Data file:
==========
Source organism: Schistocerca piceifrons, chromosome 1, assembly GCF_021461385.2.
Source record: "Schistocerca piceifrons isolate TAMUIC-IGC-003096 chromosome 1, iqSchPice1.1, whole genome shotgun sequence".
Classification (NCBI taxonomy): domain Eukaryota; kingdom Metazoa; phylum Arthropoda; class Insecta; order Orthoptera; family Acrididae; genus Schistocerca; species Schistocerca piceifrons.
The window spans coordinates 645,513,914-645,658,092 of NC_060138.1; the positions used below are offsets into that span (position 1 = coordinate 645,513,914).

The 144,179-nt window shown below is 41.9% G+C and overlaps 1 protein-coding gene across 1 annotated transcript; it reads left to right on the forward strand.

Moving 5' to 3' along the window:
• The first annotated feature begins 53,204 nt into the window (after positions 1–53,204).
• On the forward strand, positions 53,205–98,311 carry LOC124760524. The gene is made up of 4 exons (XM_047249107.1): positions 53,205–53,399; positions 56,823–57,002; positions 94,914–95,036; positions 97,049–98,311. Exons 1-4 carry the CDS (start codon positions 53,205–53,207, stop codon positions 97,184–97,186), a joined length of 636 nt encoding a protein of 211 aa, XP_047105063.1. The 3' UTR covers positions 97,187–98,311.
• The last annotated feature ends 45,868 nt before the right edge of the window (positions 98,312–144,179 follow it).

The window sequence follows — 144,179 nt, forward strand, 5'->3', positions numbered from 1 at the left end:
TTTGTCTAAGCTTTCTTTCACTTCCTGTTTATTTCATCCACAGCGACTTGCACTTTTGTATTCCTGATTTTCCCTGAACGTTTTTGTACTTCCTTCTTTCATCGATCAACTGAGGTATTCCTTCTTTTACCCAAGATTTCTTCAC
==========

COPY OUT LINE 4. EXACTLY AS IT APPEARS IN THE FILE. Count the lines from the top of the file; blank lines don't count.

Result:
The window spans coordinates 645,513,914-645,658,092 of NC_060138.1; the positions used below are offsets into that span (position 1 = coordinate 645,513,914).